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Hi TheTempest, that sounds like a really unfortunate incident. I'm glad the other dog owner was so understanding. You must feel really shaken up by it. Obviously you now have to be extra-vigilant in that location and others like it where it's hard to avoid proximity to other dogs.
The good news is that you can work with your dog so that she isn't always like this. There is a technique called BAT - info here - that is really good for working with reactive dogs. It works by using increasing distance as a reward whilst - and this is crucial - keeping the dog 'under threshold' all the time. By which I mean not getting so close to the other dog as to be reacting badly to it. For some dogs this may mean the other side of a football field to begin with.
It sounds like you have a behaviourist already so it might be a good idea to ask her/him to work with you on this.
I don't think you should let your dog meet other dogs at the moment. The three-second-rule is very useful but you already know that your dog may respond aggressively. The point at which a dog is pulled away is sometimes the point at which things escalate so I don't think your dog is ready for this yet. Besides which, since you know she can react aggressively, it's better to keep her away - preferably far enough away that she is 'under threshold' and not reacting badly.
The other thing you might like to consider is whether or not you think it would be a good idea for your dog to wear a basket muzzle on walks. If you can stay vigilant and keep her from other dogs then it's not necessary, but if you're not sure then it would prevent unfortunate incidents like today. So I'm not saying you should, just something to think about. If you do, you have to get her used to the muzzle to begin with (lots of treats and going slowly will help) so that she is happy about wearing it.
Retraining a reactive dog is a slow process, but BAT can work wonders, so you should definitely look into it. Good luck and do come back and let us know how you are getting on. You might like to join the BD thread if you haven't already as there is lots of support on there.
I know what you mean I can only let mine off in certain places as his recall goes to pot if he gets a whiff of any wildlife ,woods are definitely on lead areas with mine as is anywhere with livestock . I think that's also the thing with Patterdales once they get hold of their prey there is a distinct disinclination to let go . I'd just carry on doing what you're doing and do the 3 second greeting if you see another dog .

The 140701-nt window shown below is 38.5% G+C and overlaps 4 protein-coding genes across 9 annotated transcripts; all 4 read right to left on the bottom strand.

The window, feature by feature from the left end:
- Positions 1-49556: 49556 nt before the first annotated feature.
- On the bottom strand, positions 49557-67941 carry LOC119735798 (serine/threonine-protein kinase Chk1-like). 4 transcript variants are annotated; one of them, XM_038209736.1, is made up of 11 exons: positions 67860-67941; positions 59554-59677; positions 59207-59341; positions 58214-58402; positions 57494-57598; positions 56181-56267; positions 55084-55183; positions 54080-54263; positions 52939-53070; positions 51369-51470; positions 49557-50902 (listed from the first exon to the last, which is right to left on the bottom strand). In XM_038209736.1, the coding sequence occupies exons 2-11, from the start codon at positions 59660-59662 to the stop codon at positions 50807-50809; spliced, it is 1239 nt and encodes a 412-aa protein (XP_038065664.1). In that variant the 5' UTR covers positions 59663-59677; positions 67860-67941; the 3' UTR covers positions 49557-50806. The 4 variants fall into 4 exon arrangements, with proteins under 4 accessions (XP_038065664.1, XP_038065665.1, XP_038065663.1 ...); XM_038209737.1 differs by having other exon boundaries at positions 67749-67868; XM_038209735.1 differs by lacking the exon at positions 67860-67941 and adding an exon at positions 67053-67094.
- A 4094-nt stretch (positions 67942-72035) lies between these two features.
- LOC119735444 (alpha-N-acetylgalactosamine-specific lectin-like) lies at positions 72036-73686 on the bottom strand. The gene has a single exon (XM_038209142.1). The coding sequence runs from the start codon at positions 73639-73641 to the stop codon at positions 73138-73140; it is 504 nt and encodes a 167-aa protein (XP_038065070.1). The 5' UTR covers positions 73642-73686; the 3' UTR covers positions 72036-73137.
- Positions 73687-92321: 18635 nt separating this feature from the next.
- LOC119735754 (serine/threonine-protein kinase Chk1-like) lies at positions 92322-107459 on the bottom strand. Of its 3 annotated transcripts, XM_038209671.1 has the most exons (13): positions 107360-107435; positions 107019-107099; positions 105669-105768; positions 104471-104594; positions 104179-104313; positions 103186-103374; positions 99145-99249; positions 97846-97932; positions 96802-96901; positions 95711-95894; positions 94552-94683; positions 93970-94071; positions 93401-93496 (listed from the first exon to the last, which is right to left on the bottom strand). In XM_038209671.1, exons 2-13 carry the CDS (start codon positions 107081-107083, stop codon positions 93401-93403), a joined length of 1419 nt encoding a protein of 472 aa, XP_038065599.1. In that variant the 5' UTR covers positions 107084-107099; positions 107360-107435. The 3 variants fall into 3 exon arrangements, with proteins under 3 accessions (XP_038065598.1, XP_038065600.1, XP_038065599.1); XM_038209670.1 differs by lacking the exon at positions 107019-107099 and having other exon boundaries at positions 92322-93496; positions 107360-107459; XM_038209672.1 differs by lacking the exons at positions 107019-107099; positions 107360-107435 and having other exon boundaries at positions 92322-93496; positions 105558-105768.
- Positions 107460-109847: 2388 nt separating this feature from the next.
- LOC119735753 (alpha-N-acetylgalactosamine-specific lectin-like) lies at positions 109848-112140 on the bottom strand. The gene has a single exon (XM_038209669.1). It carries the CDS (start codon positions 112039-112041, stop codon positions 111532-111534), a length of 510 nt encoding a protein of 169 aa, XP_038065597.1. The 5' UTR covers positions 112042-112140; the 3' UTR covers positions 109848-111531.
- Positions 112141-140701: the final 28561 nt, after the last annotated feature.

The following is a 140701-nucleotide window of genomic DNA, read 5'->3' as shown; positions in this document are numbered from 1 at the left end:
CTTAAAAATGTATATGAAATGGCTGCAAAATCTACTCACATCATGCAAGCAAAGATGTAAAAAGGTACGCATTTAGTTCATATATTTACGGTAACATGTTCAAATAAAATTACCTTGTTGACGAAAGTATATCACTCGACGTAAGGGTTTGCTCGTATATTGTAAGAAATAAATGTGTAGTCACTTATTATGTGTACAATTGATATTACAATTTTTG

Thanks for your replies- Dita you're probably right I should have avoided it really. I'm normally very careful at that point (it's about 10,metres of very narrow, but the rest is fine. More vigilance needed at that point). Thanks for saying i'm doing a good job - it definitely doesn't feel like it when it's one step forward and 2 back!
Flora She has a long lead for training on open ground (15 metres) but I can't let her off fully since I got cocky when forest walking and it was deserted and she disappeared for 2 hours. I run with her regularly and she gets 1-2 hours excercise a day plus training. Thats a good idea about the 3 seconds, I'm scared to try as she's so unpredictable! She bit the dogs lip and made it bleed. She didn't let go and started worrying the other dogs head.
I also wouldn't be getting too stressed , were the other dogs injuries bad ? My Patterdale (2.7) is not keen on other dogs when he's on his lead ( ignores them when off lead) and we use the 3 second greeting ,apparently 3 seconds gives them enough time to say hello but not enough time to think about doing anything else. It's worked for us, so far. Just out of interest do you ever let her off lead as mine is a menace if he doesn't get a good run .
You say she was on a short lead and it was a narrow path? am i reading that right? I think she probably felt trapped, if she doesnt like other dogs much (my dog doesnt so not judgung at all here) you have to be really careful in future not to get her in that position. I personally dont think it is a big set back, others will have far better advise I just wanted to say dont panic it doesnt sound like back to square one, just a situation you didnt see the dogs perspective in. You sound like you are doing a great job,
Please be gentle, I'm really upset. I have a 6 year old Patterdale bitch who is normally reactive and vocal to other dogs and stays on a short lead. We were walking yesterday on a narrow path and she bit another dogs lip. She was still tail wagging, no hackles,no growling, wasn't even barking! We rehomed her from a friends Dad as he was made homeless, and weren't told about her issues, 8 months ago and she has got a lot better since then other than yesterday.
What do I do now? The other owner was really lovely and obviously appreciated that I was really apologetic and ended up standing in a bog toget her away. We've seen a behaviourist and that seemed to help her in terms of her excessive barking at home (still barks a lot but not 24/7) and other issues around resource guarding, but I am so out of my depth on this one.
Apologies for typos, my tablet has a mind of it's own and my 3 year old is 'helping'. Any advice very much appreciated.